Join us on Tuesday, October 12, at the Two Mississippi Museums for an exploration of quilting and storytelling with curator Mary Lohrenz and quilter Tammy McGrew. Inspired by the artwork in the Un(re)solved exhibit, Lohrenz will discuss master quilter Hystercine Rankin’s influence on narrative quilting today, and McGrew will discuss the quilting process and techniques. The program will also stream live from the Mississippi Civil Rights Museum Facebook page. A guided flash tour of the temporary exhibit Un(re)solved will follow.
Un(re)solved is PBS Frontline’s traveling augmented-reality exhibit on view now the Two Mississippi Museums. Drawing on more than two years of reporting, thousands of documents, and dozens of first-hand interviews with family members — as well as current and former Justice Department and FBI officials, state and local law enforcement, lawmakers, civil rights leaders and investigative journalists—the multi-platform exhibit examines the federal government’s effort to investigate more than 150 civil rights-era cold cases through the Emmett Till Unsolved Civil Rights Crime Act (Till Act).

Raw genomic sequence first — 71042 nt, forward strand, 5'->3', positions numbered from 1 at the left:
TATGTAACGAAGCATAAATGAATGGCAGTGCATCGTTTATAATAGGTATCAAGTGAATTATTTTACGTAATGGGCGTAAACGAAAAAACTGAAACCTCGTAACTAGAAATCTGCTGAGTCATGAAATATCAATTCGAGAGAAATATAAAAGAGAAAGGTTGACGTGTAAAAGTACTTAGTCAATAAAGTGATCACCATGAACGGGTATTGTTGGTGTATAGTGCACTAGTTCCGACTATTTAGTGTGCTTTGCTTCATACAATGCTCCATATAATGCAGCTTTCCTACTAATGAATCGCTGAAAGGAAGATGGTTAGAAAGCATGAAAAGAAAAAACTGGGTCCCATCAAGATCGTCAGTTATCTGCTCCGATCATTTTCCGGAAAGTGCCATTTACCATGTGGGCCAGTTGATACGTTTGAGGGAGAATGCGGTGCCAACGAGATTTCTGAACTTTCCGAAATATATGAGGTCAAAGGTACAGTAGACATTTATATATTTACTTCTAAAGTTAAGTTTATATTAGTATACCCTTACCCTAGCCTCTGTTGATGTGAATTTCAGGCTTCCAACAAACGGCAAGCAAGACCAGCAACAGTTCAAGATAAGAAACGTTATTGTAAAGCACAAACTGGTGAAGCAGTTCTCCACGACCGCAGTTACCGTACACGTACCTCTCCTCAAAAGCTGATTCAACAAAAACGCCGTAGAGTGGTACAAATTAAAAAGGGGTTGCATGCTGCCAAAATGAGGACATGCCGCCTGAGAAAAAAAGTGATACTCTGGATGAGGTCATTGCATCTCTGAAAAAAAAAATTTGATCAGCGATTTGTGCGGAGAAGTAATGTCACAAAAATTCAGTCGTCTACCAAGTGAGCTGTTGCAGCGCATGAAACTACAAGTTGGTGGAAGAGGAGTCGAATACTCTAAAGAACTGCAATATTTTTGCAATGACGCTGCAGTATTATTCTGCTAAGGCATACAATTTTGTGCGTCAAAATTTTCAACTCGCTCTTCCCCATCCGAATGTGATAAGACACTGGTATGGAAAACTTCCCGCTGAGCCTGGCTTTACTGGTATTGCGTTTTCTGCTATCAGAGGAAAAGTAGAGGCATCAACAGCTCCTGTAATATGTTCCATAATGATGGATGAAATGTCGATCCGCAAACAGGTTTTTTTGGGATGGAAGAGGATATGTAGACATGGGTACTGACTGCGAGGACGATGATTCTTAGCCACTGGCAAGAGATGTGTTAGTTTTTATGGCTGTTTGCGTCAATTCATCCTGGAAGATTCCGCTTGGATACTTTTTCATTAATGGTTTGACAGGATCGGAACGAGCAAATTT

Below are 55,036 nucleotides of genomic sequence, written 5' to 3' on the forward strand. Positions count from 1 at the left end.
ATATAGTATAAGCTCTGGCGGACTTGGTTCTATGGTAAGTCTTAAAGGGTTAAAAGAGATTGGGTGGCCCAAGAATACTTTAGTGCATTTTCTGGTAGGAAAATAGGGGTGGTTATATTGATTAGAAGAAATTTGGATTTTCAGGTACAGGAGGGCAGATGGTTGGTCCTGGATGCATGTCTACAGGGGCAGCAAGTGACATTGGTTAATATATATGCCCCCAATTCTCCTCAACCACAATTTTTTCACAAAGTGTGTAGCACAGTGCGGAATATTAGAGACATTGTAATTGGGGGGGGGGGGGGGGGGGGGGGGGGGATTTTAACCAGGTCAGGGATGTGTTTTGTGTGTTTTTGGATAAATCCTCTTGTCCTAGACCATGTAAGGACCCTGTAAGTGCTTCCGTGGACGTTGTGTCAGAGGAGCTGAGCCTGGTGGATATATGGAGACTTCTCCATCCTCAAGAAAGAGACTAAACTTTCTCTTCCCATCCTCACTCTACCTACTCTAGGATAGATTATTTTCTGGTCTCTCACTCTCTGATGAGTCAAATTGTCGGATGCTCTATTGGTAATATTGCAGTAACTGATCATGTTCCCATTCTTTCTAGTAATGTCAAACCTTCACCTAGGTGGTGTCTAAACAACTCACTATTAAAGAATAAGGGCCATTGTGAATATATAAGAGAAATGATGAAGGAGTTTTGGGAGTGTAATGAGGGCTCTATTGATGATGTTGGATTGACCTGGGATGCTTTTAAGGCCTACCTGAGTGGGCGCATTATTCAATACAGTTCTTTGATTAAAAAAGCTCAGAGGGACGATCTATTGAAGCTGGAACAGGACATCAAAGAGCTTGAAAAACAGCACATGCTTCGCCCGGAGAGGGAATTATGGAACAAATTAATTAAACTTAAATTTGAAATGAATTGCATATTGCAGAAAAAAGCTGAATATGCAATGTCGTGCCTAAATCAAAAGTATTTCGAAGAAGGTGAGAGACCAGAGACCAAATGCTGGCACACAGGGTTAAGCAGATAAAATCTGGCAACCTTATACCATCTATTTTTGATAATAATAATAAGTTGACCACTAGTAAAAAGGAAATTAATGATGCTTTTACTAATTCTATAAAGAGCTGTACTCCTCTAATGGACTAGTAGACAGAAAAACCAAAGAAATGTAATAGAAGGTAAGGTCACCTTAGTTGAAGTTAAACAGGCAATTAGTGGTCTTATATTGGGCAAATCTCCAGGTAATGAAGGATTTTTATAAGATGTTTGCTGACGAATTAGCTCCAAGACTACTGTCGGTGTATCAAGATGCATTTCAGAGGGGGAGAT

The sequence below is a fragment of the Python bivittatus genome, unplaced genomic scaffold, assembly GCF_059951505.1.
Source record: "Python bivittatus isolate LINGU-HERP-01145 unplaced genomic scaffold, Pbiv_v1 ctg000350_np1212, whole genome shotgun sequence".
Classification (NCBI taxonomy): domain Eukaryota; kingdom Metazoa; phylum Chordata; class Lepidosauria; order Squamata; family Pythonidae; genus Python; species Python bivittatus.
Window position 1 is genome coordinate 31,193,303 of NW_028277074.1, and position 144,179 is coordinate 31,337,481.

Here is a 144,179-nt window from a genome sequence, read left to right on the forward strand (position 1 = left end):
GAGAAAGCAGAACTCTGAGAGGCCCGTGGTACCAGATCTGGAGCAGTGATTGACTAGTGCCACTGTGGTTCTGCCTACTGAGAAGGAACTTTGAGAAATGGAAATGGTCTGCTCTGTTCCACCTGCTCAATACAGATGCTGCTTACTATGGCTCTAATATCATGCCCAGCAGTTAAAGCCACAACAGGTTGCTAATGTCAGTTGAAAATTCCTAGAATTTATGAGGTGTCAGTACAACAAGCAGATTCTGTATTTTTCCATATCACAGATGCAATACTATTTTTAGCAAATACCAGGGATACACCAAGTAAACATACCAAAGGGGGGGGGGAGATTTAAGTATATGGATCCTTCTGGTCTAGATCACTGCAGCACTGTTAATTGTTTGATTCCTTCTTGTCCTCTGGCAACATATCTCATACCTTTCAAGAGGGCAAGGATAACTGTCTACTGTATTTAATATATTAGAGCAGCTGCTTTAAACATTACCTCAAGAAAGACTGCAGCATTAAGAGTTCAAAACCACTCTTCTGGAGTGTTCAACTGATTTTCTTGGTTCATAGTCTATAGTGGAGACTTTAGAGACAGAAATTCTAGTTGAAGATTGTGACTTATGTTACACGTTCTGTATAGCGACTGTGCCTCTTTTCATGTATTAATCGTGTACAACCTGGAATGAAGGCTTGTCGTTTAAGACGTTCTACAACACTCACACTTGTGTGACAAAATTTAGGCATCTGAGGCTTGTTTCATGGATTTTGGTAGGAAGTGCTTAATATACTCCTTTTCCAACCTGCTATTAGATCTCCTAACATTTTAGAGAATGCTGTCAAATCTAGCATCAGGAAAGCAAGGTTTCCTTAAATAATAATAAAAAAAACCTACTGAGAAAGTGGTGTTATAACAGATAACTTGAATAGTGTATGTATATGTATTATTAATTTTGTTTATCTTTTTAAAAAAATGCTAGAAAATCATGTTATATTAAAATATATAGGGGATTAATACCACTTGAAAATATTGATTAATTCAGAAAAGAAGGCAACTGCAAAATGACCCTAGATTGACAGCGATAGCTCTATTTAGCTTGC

Creative director Tamara Shogaolu used imagery of trees, which recall family ties, and patterns and textures from the American tradition of quilting to create the exhibit design. Among enslaved African Americans forbidden to read or write, quilts provided an important space to document family stories. Today, quilting remains a creative outlet rich with story and tradition for many American communities.